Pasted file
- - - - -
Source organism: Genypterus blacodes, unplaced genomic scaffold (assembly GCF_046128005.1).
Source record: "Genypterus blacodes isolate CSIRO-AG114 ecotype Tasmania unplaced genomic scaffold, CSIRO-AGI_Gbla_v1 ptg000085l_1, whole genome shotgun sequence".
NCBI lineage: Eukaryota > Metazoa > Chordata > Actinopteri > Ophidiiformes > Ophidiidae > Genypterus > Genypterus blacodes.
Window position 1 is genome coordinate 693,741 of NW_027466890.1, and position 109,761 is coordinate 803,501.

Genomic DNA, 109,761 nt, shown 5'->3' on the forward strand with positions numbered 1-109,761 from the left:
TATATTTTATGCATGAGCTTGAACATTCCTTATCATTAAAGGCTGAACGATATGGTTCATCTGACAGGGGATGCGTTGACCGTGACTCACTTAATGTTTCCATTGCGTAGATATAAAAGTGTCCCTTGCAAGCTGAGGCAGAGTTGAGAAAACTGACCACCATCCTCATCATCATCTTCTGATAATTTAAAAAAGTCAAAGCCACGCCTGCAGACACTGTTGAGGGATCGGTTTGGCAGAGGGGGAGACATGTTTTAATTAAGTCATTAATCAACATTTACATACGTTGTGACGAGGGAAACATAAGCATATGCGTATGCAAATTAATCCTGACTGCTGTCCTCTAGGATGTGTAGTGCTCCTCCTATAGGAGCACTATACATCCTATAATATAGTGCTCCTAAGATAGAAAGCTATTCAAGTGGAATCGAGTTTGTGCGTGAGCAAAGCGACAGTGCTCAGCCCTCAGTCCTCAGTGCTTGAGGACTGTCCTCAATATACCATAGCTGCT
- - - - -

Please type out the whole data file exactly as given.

Source organism: Genypterus blacodes, unplaced genomic scaffold (assembly GCF_046128005.1).
Source record: "Genypterus blacodes isolate CSIRO-AG114 ecotype Tasmania unplaced genomic scaffold, CSIRO-AGI_Gbla_v1 ptg000085l_1, whole genome shotgun sequence".
NCBI lineage: Eukaryota > Metazoa > Chordata > Actinopteri > Ophidiiformes > Ophidiidae > Genypterus > Genypterus blacodes.
Window position 1 is genome coordinate 693,741 of NW_027466890.1, and position 109,761 is coordinate 803,501.

Genomic DNA, 109,761 nt, shown 5'->3' on the forward strand with positions numbered 1-109,761 from the left:
TATATTTTATGCATGAGCTTGAACATTCCTTATCATTAAAGGCTGAACGATATGGTTCATCTGACAGGGGATGCGTTGACCGTGACTCACTTAATGTTTCCATTGCGTAGATATAAAAGTGTCCCTTGCAAGCTGAGGCAGAGTTGAGAAAACTGACCACCATCCTCATCATCATCTTCTGATAATTTAAAAAAGTCAAAGCCACGCCTGCAGACACTGTTGAGGGATCGGTTTGGCAGAGGGGGAGACATGTTTTAATTAAGTCATTAATCAACATTTACATACGTTGTGACGAGGGAAACATAAGCATATGCGTATGCAAATTAATCCTGACTGCTGTCCTCTAGGATGTGTAGTGCTCCTCCTATAGGAGCACTATACATCCTATAATATAGTGCTCCTAAGATAGAAAGCTATTCAAGTGGAATCGAGTTTGTGCGTGAGCAAAGCGACAGTGCTCAGCCCTCAGTCCTCAGTGCTTGAGGACTGTCCTCAATATACCATAGCTGCT